UN airlifts DR Congo refugees out of C.Africa

Soldiers patrol in the northeastern part of the Central African Republic to secure the area from possible LRA attacks, on June 25, 2014 (AFP Photo/Michele Sibiloni)

Geneva (AFP) - The UN said Monday it had begun repatriating more than 600 people who had fled to the now violence-torn Central African Republic from the Democratic Republic of Congo six years ago.

The United Nations' refugee agency said it had airlifted a first group of 39 Congolese refugees from Zemio in southeastern CAR to the remote, eastern DR Congo province of Ango on Monday.

"Over the next three weeks, UNHCR plans to repatriate a total of 628 refugees on 12 chartered flights, including the one on Monday," the agency said in a statement.

The refugees were among some 5,000 people who fled DRC in 2008 and 2009 to escape attacks by the notorious Ugandan rebel group Lord's Resistance Army (LRA).

The group was at the time running rampant, robbing villagers, looting property, torching homes, kidnapping people, raping women and girls and using children as soldiers and sex slaves, UNHCR pointed out.

The LRA continues to spread terror in the region, and is still present in the Ango area, but UNHCR said all the returnees had said they preferred leaving the Zemio camp, run by the agency, over fears of the volatile security situation in CAR.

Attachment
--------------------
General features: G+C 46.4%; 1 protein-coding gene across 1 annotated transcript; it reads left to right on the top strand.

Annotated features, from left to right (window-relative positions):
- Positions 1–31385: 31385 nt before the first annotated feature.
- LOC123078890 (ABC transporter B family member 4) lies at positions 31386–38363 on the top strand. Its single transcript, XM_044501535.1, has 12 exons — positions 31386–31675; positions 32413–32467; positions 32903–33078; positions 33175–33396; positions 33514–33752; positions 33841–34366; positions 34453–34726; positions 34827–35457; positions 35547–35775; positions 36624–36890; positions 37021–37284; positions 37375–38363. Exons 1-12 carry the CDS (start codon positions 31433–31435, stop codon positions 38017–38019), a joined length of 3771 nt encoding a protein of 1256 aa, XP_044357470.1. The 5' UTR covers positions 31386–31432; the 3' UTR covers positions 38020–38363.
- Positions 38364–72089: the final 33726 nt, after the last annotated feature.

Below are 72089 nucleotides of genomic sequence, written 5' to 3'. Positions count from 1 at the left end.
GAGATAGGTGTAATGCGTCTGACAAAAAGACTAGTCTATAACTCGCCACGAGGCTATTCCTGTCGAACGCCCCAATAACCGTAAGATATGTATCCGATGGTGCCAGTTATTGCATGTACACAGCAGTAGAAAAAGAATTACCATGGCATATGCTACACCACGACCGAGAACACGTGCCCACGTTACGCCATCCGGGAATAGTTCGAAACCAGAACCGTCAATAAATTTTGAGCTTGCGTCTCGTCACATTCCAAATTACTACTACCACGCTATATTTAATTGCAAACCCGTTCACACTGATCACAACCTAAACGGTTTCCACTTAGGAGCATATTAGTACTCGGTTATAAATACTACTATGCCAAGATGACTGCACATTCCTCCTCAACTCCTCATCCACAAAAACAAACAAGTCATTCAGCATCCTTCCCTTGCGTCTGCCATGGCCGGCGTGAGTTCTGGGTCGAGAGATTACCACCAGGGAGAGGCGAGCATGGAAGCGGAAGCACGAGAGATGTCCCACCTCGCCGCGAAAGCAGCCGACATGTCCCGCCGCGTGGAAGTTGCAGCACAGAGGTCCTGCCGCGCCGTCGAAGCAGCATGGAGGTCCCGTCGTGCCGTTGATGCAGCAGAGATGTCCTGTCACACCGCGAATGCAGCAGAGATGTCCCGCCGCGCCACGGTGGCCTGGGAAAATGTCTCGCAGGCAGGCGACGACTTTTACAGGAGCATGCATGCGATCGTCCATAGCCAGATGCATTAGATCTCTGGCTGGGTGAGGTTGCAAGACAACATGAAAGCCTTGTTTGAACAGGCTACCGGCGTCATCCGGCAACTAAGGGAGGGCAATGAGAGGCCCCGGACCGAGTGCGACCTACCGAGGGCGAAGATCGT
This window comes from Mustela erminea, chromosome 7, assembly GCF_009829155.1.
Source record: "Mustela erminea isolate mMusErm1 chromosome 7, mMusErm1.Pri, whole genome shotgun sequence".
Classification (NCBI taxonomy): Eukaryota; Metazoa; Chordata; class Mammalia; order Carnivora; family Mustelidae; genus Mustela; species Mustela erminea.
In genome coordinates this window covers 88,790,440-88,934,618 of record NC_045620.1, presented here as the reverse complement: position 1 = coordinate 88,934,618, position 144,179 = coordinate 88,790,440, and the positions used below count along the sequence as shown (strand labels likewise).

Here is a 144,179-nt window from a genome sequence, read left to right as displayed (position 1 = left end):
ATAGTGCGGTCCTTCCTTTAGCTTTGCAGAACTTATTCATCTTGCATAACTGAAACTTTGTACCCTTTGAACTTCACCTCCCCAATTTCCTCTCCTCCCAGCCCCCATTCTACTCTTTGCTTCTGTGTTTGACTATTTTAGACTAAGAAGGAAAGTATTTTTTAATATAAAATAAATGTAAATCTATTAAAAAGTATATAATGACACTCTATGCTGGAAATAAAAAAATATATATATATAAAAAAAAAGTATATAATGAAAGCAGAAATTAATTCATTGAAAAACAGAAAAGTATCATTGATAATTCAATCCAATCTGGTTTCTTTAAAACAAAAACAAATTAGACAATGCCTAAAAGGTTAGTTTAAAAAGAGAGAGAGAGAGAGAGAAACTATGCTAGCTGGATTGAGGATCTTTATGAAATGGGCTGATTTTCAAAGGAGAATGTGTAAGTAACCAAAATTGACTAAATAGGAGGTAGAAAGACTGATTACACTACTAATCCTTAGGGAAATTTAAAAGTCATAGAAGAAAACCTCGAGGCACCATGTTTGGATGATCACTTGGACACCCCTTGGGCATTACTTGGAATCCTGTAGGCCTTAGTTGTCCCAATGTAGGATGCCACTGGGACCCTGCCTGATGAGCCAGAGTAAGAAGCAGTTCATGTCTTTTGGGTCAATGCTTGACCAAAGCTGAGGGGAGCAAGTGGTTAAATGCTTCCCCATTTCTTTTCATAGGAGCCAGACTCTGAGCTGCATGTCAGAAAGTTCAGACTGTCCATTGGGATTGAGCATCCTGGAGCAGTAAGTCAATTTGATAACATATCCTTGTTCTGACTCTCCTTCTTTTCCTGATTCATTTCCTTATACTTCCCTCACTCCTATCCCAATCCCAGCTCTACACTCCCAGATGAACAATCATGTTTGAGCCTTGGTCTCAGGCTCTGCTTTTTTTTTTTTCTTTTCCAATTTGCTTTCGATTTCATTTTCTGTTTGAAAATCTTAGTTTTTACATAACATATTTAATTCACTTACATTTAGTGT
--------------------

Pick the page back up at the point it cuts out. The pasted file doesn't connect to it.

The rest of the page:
Thousands have died and hundreds of thousands of people have fled deadly civil unrest in the landlocked nation since late 2012, including at least 2,800 Congolese refugees who have returned home.

The Congolese government had said it believed the situation in the Ango region was stable enough to allow for return, UNHCR said.

"The refugees were fully informed about the security situation in return areas before they made a final decision to go back," it said.

UNHCR meanwhile said it was trying to find a lasting solution for the refugees wishing to remain in Zemio, which is facing funding shortages and is in a volatile part of CAR and difficult to access.

It said lacking roads made it impossible to repatriate the refugees over land.

The agency said each returnee would be given $60 to pay for their travel to their villages, and that each adult would receive an additional repatriation grant of $150, while children would get $100 each.

The UN's World Food Programme (WFP) would also provide cash vouchers for food, it said.

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